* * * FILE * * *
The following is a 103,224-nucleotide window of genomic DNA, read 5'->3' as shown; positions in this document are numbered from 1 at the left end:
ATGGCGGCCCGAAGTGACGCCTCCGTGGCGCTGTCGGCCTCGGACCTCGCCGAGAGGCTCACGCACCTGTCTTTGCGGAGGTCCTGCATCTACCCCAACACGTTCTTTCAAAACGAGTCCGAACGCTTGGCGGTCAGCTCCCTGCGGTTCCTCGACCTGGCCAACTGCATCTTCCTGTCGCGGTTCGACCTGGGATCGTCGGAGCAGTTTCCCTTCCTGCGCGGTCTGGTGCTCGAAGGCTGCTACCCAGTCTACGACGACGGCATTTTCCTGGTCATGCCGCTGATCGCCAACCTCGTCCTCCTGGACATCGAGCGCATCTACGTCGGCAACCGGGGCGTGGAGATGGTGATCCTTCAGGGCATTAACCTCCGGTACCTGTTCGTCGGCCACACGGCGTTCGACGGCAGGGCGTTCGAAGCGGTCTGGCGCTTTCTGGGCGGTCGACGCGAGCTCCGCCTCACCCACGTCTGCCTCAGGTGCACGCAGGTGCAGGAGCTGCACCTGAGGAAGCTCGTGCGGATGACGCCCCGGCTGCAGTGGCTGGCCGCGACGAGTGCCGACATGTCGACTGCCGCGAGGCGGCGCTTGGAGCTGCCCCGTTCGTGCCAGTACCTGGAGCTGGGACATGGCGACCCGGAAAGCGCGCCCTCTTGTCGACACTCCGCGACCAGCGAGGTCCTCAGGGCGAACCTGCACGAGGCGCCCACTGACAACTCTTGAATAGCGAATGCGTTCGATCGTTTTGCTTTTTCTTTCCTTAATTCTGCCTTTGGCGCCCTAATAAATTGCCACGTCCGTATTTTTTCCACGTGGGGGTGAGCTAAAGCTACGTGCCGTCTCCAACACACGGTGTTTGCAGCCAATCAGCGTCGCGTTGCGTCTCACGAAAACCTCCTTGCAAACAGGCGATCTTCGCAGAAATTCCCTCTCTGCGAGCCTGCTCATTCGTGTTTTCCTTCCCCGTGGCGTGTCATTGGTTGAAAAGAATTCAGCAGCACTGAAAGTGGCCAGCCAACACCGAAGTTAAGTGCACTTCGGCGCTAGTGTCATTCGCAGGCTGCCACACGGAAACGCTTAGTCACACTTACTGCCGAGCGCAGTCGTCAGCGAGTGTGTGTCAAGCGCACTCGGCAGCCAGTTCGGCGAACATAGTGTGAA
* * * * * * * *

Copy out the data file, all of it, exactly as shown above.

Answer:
The following is a 103,224-nucleotide window of genomic DNA, read 5'->3' as shown; positions in this document are numbered from 1 at the left end:
ATGGCGGCCCGAAGTGACGCCTCCGTGGCGCTGTCGGCCTCGGACCTCGCCGAGAGGCTCACGCACCTGTCTTTGCGGAGGTCCTGCATCTACCCCAACACGTTCTTTCAAAACGAGTCCGAACGCTTGGCGGTCAGCTCCCTGCGGTTCCTCGACCTGGCCAACTGCATCTTCCTGTCGCGGTTCGACCTGGGATCGTCGGAGCAGTTTCCCTTCCTGCGCGGTCTGGTGCTCGAAGGCTGCTACCCAGTCTACGACGACGGCATTTTCCTGGTCATGCCGCTGATCGCCAACCTCGTCCTCCTGGACATCGAGCGCATCTACGTCGGCAACCGGGGCGTGGAGATGGTGATCCTTCAGGGCATTAACCTCCGGTACCTGTTCGTCGGCCACACGGCGTTCGACGGCAGGGCGTTCGAAGCGGTCTGGCGCTTTCTGGGCGGTCGACGCGAGCTCCGCCTCACCCACGTCTGCCTCAGGTGCACGCAGGTGCAGGAGCTGCACCTGAGGAAGCTCGTGCGGATGACGCCCCGGCTGCAGTGGCTGGCCGCGACGAGTGCCGACATGTCGACTGCCGCGAGGCGGCGCTTGGAGCTGCCCCGTTCGTGCCAGTACCTGGAGCTGGGACATGGCGACCCGGAAAGCGCGCCCTCTTGTCGACACTCCGCGACCAGCGAGGTCCTCAGGGCGAACCTGCACGAGGCGCCCACTGACAACTCTTGAATAGCGAATGCGTTCGATCGTTTTGCTTTTTCTTTCCTTAATTCTGCCTTTGGCGCCCTAATAAATTGCCACGTCCGTATTTTTTCCACGTGGGGGTGAGCTAAAGCTACGTGCCGTCTCCAACACACGGTGTTTGCAGCCAATCAGCGTCGCGTTGCGTCTCACGAAAACCTCCTTGCAAACAGGCGATCTTCGCAGAAATTCCCTCTCTGCGAGCCTGCTCATTCGTGTTTTCCTTCCCCGTGGCGTGTCATTGGTTGAAAAGAATTCAGCAGCACTGAAAGTGGCCAGCCAACACCGAAGTTAAGTGCACTTCGGCGCTAGTGTCATTCGCAGGCTGCCACACGGAAACGCTTAGTCACACTTACTGCCGAGCGCAGTCGTCAGCGAGTGTGTGTCAAGCGCACTCGGCAGCCAGTTCGGCGAACATAGTGTGAA